This is a bit long and contains some profanity. I implore you to read it though, it’s sincerely meant and for all to read.
Hey, how are you?
I’m writing from my desk when I could be, arguably, doing more important things. However, I believe that this may be one of the most crucial things I ever could do … writing this letter to you.
I remember becoming excruciatingly aware of the passage of time a couple of years ago but none has rivaled the year that was 2016. I could bitch about it to no end, about the mistakes I made and how increasingly small I feel in this yawning old world that knows how to squeeze happiness out of a soul as much as it knows how to inspire an all-consuming will to live simply by existing in all its majestic beauty.
Sounds really poetic, doesn’t it? You know, poetry isn’t all pretentiousness, not all the time anyway. It’s the insincere assholes with some underhand agenda and something to prove that spew nonsensical drivel, giving the rest of us a bad name.
What did you learn from the past year? Did you pet many dogs? Got braces? Did you get that promotion you toiled after? Or did that jerk with the broad white smile grin his way into the spot?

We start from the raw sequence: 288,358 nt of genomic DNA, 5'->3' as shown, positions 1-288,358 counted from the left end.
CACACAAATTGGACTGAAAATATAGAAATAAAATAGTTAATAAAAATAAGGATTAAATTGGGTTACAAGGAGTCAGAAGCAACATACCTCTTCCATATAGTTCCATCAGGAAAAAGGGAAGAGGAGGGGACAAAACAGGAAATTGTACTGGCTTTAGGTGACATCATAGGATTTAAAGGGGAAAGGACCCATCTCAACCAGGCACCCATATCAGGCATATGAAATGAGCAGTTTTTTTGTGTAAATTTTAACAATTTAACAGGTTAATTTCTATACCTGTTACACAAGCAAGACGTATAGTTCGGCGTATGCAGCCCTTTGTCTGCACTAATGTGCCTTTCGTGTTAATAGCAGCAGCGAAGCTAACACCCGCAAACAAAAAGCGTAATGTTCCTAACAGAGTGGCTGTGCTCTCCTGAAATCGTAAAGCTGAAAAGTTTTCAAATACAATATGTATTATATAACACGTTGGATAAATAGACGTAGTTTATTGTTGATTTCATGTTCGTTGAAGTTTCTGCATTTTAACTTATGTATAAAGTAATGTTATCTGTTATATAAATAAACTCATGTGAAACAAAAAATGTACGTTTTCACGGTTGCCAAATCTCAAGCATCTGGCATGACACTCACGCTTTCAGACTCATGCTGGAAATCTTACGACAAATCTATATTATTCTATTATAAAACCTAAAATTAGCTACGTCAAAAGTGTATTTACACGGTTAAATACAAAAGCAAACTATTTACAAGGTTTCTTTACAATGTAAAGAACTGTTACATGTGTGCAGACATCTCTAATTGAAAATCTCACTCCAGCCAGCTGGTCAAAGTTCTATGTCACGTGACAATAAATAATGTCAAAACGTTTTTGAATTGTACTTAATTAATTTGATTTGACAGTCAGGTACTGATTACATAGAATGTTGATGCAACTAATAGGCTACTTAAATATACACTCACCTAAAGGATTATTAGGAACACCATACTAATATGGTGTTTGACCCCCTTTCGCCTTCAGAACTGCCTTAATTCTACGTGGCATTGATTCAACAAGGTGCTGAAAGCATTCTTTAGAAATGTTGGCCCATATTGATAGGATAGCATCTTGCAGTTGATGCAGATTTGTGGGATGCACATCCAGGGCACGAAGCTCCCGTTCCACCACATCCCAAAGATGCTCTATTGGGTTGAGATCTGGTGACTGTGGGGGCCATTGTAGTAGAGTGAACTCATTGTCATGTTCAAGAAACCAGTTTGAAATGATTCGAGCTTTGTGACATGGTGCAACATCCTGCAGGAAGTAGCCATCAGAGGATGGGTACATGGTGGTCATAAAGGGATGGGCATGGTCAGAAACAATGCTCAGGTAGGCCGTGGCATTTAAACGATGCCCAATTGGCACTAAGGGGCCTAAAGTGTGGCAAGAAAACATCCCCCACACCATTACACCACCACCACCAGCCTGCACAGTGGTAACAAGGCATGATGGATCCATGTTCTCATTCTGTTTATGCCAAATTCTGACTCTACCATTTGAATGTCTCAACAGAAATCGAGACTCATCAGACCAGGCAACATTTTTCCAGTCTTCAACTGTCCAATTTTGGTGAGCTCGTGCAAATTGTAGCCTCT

I hope you quit smoking, if not I’m tempted to send you what a smoker’s internal body cavity looks like. Yeah, go on looking disgusted and fed up with the well-meaning but unsolicited advice. It’s just … I want you to know that somebody out there cares.
I’m sorry that your brother/sister/mother/father died. I mean, I wouldn’t have known them personally but that new absence is a black hole in the fabric of your reality and I know that shit isn’t light, yeah? I remember when my grandad died three years ago, at the viewing before we took his empty vessel to the burial ground to be cremated into the open air … one of my grand-uncles told me to be strong. What he meant was “don’t cry”.
What the actual fuck even? I’ll tell you what I did. I cried. I cried because I don’t flow with that stoic shit. Because my grandfather was one of the most important people in my life and I hardly knew him. Even when I’d lived with him up until that last day. I did know that alcoholism screwed up what could have been a more promising life past his post in the riot squad.
But that was sixty years ago. The man I knew suffered withdrawal from the bottle, pissed and full of vinegar one day, and peaceful and jovial the next. He evened out eventually, but then came the mild assault of Alzheimer’s and the more prevalent Parkinsons that got worse after his fall. I laugh a little because the man could still quote Shakespeare off his head. He was a decent human being that made mistakes and paid for them. We moved on and lived as best as we could, but looking back today it was a half-life and the waste was mine. It was all of ours.
So when I was told to be strong … Continue reading “An open letter to a stranger”